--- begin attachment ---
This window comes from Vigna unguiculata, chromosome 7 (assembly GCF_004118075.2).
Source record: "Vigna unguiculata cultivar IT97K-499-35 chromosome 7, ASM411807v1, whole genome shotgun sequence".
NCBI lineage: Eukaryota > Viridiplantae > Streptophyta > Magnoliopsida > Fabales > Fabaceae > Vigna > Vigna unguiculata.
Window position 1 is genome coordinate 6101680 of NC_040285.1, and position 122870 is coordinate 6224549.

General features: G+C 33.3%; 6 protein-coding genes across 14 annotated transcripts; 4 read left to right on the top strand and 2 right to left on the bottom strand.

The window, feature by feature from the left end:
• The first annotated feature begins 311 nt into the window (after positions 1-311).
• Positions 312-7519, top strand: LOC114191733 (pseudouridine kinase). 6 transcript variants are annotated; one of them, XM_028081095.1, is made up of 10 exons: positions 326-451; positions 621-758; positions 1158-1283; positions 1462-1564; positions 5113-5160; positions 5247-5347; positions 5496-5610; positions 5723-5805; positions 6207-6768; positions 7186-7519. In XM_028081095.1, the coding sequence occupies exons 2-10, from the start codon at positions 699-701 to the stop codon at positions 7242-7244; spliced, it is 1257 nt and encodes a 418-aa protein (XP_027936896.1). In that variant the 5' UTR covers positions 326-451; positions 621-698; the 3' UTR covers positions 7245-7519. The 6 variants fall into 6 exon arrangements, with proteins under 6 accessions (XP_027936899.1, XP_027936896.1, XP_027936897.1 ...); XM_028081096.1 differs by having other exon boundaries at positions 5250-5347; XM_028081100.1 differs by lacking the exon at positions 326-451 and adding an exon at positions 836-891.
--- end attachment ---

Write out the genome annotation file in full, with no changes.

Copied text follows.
This window comes from Vigna unguiculata, chromosome 7 (assembly GCF_004118075.2).
Source record: "Vigna unguiculata cultivar IT97K-499-35 chromosome 7, ASM411807v1, whole genome shotgun sequence".
NCBI lineage: Eukaryota > Viridiplantae > Streptophyta > Magnoliopsida > Fabales > Fabaceae > Vigna > Vigna unguiculata.
Window position 1 is genome coordinate 6101680 of NC_040285.1, and position 122870 is coordinate 6224549.

General features: G+C 33.3%; 6 protein-coding genes across 14 annotated transcripts; 4 read left to right on the top strand and 2 right to left on the bottom strand.

The window, feature by feature from the left end:
• The first annotated feature begins 311 nt into the window (after positions 1-311).
• Positions 312-7519, top strand: LOC114191733 (pseudouridine kinase). 6 transcript variants are annotated; one of them, XM_028081095.1, is made up of 10 exons: positions 326-451; positions 621-758; positions 1158-1283; positions 1462-1564; positions 5113-5160; positions 5247-5347; positions 5496-5610; positions 5723-5805; positions 6207-6768; positions 7186-7519. In XM_028081095.1, the coding sequence occupies exons 2-10, from the start codon at positions 699-701 to the stop codon at positions 7242-7244; spliced, it is 1257 nt and encodes a 418-aa protein (XP_027936896.1). In that variant the 5' UTR covers positions 326-451; positions 621-698; the 3' UTR covers positions 7245-7519. The 6 variants fall into 6 exon arrangements, with proteins under 6 accessions (XP_027936899.1, XP_027936896.1, XP_027936897.1 ...); XM_028081096.1 differs by having other exon boundaries at positions 5250-5347; XM_028081100.1 differs by lacking the exon at positions 326-451 and adding an exon at positions 836-891.